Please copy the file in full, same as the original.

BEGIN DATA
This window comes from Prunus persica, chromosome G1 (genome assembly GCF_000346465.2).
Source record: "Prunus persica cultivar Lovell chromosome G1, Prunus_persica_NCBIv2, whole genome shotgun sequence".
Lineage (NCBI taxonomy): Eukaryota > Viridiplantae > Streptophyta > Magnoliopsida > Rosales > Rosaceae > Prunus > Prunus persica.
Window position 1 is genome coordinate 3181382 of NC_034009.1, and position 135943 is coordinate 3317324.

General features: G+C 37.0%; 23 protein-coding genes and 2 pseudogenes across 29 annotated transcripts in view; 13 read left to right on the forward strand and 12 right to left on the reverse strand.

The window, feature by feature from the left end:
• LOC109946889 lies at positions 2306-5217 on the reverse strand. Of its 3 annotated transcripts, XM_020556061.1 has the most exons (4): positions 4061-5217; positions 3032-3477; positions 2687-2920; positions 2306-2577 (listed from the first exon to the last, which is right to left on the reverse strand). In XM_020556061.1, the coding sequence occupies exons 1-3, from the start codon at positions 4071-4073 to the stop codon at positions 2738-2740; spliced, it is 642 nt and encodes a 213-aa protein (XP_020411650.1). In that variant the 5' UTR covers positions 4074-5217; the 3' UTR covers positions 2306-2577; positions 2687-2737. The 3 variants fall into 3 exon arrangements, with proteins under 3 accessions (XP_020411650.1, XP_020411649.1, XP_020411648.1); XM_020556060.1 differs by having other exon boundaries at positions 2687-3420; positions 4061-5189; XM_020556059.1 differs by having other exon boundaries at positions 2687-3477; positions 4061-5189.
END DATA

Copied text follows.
This window comes from Prunus persica, chromosome G1 (genome assembly GCF_000346465.2).
Source record: "Prunus persica cultivar Lovell chromosome G1, Prunus_persica_NCBIv2, whole genome shotgun sequence".
Lineage (NCBI taxonomy): Eukaryota > Viridiplantae > Streptophyta > Magnoliopsida > Rosales > Rosaceae > Prunus > Prunus persica.
Window position 1 is genome coordinate 3181382 of NC_034009.1, and position 135943 is coordinate 3317324.

General features: G+C 37.0%; 23 protein-coding genes and 2 pseudogenes across 29 annotated transcripts in view; 13 read left to right on the forward strand and 12 right to left on the reverse strand.

The window, feature by feature from the left end:
• LOC109946889 lies at positions 2306-5217 on the reverse strand. Of its 3 annotated transcripts, XM_020556061.1 has the most exons (4): positions 4061-5217; positions 3032-3477; positions 2687-2920; positions 2306-2577 (listed from the first exon to the last, which is right to left on the reverse strand). In XM_020556061.1, the coding sequence occupies exons 1-3, from the start codon at positions 4071-4073 to the stop codon at positions 2738-2740; spliced, it is 642 nt and encodes a 213-aa protein (XP_020411650.1). In that variant the 5' UTR covers positions 4074-5217; the 3' UTR covers positions 2306-2577; positions 2687-2737. The 3 variants fall into 3 exon arrangements, with proteins under 3 accessions (XP_020411650.1, XP_020411649.1, XP_020411648.1); XM_020556060.1 differs by having other exon boundaries at positions 2687-3420; positions 4061-5189; XM_020556059.1 differs by having other exon boundaries at positions 2687-3477; positions 4061-5189.